Fire Risk Assessment & Your Frequently Asked Questions:-

Q: Do the fire safety regulations apply to my block of flats common parts?
A: If you have premises that are visited by members of the public, are a voluntary organisation, are a landlord private or social or a local Authority or statutory body such as the police fire service etc. and have (remove 'with') control over a property premises, then you are subject to the Fire regulatory reform Act and you must undertake a fire assessment.
In short, the legislation applies to all multi occupied properties with very little exception.

Q: Whose responsibility is it to make my block compliant?
A: The legislation places a duty of care on a "responsible person" this could be the Management Company, Landlords, any other owners and occupiers of the premises to safeguard building, residents and members of the public from fire risk in their premises.
This means that all:
  • Employers.
  • People with control/responsibility for the block.
  • People that have a tenancy that relates to the maintenance and safety of the property. 
  • People who conduct a trade from the property.
All are responsible for ensuring that their premises have been fire risk assessed and are compliant with the Regulatory Reform (Fire Safety) Order 2005.

Q: I don't have the time/the staff/feel confident enough or wish to entertain the liability of carrying out a fire risk assessment, what do I do?
A: The legislation recognises that there are constraints on both time, skills and resources in all sizes of property, and therefore allows for the responsible person to engage a suitable outside professional agency or person (such as Home Counties Inspections) to undertake the fire risk assessment on your behalf and to prepare the necessary documentation to show that the property is compliant with fire safety regulations.

Q: What are the benefits of engaging Home Counties Inspections to undertake our fire risk assessment?
A: Our trained Fire risk surveyors:
  • Understand the relevant fire safety regulations.
  • Have training and experience in carrying out fire risk assessments for all sizes of properties and all kinds of property.
  • Have training, knowledge and experience in the principles of fire safety.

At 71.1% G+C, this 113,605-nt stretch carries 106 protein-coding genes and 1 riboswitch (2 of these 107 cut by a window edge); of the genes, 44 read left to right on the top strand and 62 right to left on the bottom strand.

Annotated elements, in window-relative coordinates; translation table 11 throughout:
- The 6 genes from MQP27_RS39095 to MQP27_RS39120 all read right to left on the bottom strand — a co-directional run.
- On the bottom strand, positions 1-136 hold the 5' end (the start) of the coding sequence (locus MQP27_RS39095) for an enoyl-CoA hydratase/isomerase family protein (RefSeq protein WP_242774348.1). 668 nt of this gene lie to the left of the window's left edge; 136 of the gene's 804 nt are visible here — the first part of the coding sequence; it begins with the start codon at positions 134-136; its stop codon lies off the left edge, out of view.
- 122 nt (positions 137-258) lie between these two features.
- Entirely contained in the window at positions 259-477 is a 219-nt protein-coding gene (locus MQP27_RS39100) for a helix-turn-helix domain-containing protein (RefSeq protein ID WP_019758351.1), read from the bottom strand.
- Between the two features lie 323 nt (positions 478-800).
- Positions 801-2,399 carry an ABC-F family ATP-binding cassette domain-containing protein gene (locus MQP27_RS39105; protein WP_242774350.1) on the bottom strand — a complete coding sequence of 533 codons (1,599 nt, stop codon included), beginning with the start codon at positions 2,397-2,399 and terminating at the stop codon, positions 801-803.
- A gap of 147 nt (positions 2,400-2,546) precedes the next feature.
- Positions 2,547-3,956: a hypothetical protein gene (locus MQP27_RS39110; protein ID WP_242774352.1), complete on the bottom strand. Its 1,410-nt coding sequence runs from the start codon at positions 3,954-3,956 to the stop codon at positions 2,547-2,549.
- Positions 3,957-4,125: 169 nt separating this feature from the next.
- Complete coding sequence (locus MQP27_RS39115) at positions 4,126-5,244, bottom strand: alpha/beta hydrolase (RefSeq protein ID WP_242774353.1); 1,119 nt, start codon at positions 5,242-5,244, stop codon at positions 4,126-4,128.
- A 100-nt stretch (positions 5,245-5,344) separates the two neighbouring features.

• Carry detailed knowledge of the building regulations.
  • Understand the physics of fire development and the psychology of how people behave when fire breaks out.
  • Have been trained to identify fire hazards, fire risk, and buildings and occupants of buildings who pose special risk in the event of a fire. 
  • Carry full public liability and Professional Indemnity Insurance.

Q: Will I be fully compliant with the new legislation if Home Counties carry out my fire risk assessment for me?
A: Yes. Assessments are earned out by a qualified surveyor, who will ensure that your property complies with the requirements of The Regulatory Reform (Fire Safety) Order.
Our comprehensive approach to fire risk assessment means that our assessments:
  • Ensure that you are compliant with fire safety legislation.
  • Reduce the risk of fires in your property.
  • Help you to develop safeguards to protect staff and visitors to your property.
  • Reduce the risk of fire to your home, your most precious asset.
  • Ensure that in the unlikely event of a fire in your property, damage and danger are limited.
  • We provide all our customers with a clear, easy to understand report that satisfies regulatory requirements and priorities our findings to allow you to deal with any problems, or potential problems, as quickly as possible. The report is supplied in electronic and printed formats, which can be used to demonstrate that you are compliant, for client reference and for insurance purposes.

Q: What happens in a fire risk assessment?
A: A fire risk surveyor makes a thorough tour of your premises, evaluating the building condition and age, its layout and building contents to identify potential fire hazards, ignition sources and combustible materials and means of escape in the case of fire. Checks are made on the fire equipment. access for appliances, local hydrants etc. The assessor will also note where current fire safety signage, current protocols for fire prevention and management, current fire safety equipment its condition and maintenance.

Q: What happens after the assessor has visited?
A: All of the information that has been gathered during the site(s) visit is analysed and used to produce the fire risk assessment report. The report is clear and easy to understand and features photographs and locations of the areas of concern; it will satisfy regulatory requirements and is acceptable for insurance purposes. The report prioritises our findings allowing you to deal with any problems, or potential problems, as quickly as possible.
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